It doesn't seem to be a stretch to judge that Hitler preferred the Hungarians to the Slavic speaking nationalities in Central and Southern Europe, though. Of course, Hungary was a specially politically privileged region of the Empire.
 
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Futurist

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May 2014
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#7
I don't see how. Anti semitism was as prevalent, if not more so, In Germany than Austria. And, being born in 19th century Austria, a strongly Catholic nation, didn't seem to have any influence upon his Christian faith. Hitler was also somewhat an occultist. That would be a prevalent in parts of Germany as As Austria, if not more so. At one time Austria was part of a much more multi ethnic empire, but Hitler didn't seem to have much respect for other ethnic groups.
Interestingly enough, Imperial Germany also had its taste of multiculturalism with its Poles, Frenchmen, Danes, Lithuanians, and Sorbs. Granted, most of these groups were small, but Poles were large enough to form a majority in parts of the east as well as a significant minority in parts of the Rhineland.

I do wonder if the atmosphere in pre-WWI Austria was more totalitarian than the atmosphere in pre-WWI Germany. Frankly, I doubt it.

I can recall reading threads (certainly one, but probably multiple threads) on the subject of German-Jewish veterans of World War I that were seemingly exempted from the persecution. The thread that comes to mind, and apology that I haven't taken the time to search for it, concerned two individuals that were known to Hitler from his service in WWI. There seems to be a bit of evidence there that the radical political environment of the early '20s had more of an effect on Hitler's obsession with the Jewry than did his experiences up to age 25.
IIRC, Brigitte Hamann argued that the Bolshevik coup in Russia in 1917 as well as Germany's WWI in 1918 and the resulting stab-in-the-back myth played a huge role in Hitler's subsequent anti-Semitism. Technically speaking, this might not be completely incompatible with what Hitler wrote in Mein Kampf--where he wrote that he first became an anti-Semite in Vienna. It's possible that Hitler was first exposed to anti-Semitic materials (literature, et cetera) in Vienna but that it only made sense to him later on as a result of developments during and after WWI.
 

Futurist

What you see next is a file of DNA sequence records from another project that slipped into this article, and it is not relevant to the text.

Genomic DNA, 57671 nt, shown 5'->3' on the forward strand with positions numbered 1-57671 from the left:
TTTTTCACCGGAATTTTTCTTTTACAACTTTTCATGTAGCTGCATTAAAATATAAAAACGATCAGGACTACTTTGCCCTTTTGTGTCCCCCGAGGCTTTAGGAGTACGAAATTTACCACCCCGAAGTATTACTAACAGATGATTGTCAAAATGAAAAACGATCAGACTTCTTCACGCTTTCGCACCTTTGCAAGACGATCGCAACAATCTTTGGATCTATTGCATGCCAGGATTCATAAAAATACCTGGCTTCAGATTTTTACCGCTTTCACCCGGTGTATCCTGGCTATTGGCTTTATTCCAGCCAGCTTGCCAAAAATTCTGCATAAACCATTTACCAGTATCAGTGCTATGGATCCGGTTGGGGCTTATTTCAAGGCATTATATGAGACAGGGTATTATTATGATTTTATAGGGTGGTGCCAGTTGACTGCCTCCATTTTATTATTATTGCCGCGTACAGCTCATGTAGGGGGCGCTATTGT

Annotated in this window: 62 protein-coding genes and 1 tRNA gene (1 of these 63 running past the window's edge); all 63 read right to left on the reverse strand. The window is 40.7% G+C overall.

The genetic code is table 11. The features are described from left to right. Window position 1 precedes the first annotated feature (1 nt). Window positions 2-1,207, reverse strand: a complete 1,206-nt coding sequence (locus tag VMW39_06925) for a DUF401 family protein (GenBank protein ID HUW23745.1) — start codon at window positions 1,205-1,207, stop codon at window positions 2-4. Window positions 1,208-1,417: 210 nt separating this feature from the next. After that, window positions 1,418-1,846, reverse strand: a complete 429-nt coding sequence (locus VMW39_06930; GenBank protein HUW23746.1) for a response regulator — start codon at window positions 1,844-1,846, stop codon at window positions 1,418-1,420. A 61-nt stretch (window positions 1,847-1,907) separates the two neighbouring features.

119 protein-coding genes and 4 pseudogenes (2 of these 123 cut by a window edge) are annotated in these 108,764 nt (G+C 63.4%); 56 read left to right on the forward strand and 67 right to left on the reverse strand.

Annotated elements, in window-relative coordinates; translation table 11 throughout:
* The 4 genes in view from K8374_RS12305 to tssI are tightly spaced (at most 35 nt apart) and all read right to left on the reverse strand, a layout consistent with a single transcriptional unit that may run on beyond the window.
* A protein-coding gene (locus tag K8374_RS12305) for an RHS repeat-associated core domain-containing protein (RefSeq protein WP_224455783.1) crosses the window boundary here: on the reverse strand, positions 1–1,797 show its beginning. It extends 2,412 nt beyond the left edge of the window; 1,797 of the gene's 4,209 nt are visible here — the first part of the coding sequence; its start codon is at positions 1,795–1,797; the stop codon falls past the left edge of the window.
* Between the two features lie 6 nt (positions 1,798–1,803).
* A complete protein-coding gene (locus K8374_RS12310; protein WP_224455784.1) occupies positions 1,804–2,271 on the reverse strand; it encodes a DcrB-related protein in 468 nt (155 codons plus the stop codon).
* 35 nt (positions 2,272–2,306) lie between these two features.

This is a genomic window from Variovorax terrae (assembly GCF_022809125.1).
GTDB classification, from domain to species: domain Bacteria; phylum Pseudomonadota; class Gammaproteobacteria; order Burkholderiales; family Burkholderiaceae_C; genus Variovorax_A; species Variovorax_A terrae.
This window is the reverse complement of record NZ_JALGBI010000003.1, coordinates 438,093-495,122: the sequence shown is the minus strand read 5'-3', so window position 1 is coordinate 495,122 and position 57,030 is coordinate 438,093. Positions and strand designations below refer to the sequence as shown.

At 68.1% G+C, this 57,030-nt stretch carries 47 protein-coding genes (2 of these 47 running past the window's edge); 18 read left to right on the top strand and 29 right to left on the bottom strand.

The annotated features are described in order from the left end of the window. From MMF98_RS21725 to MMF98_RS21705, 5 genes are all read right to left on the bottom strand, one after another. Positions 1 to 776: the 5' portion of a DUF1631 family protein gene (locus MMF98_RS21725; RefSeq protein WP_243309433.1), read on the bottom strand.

Ad Honoris
May 2014
18,733
SoCal
#8
It doesn't seem to be a stretch to judge that Hitler preferred the Hungarians to the Slavic speaking nationalities in Central and Southern Europe, though. Of course, Hungary was a specially politically privileged region of the Empire.
That might have been in part due to Romania's and Yugoslavia's coziness with Britain and France, though. Had these countries been willing to be in the Nazi orbit (earlier, in the case of Romania), it's possible that they would have maintained their territorial integrity or at least more of it.
 

mark87

Ad Honorem
Jan 2014
2,046
Santiago de Chile
#9
Personally I believe yes. He spent some hard years in Vienna still somewhat growing up (and failing a lot which for someone like him must have been a hard pill to swallow). I believe the root of his antisemitism was those years in Vienna even if in an embryonic stage so to speak. If he had lived in Germany at the very least he would not have been exposed to the specific cultural situation in Vienna pre 1914 which boasted a very antisemitic mayor at the time, Kurt Lueger.
 
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Futurist

Ad Honoris
May 2014
18,733
SoCal
#10
Personally I believe yes. He spent some hard years in Vienna still somewhat growing up (and failing a lot which for someone like him must have been a hard pill to swallow). I believe the root of his antisemitism was those years in Vienna even if in an embryonic stage so to speak. If he had lived in Germany at the very least he would not have been exposed to the specific cultural situation in Vienna pre 1914 which boasted a very antisemitic mayor at the time, Kurt Lueger.
To be fair, though, pre-WWI Germany also had some anti-Semitism; for instance, here's a proto-Nazi book by German nationalist Heinrich Class from 1912:

An excerpt from a proto-Nazi book from 1912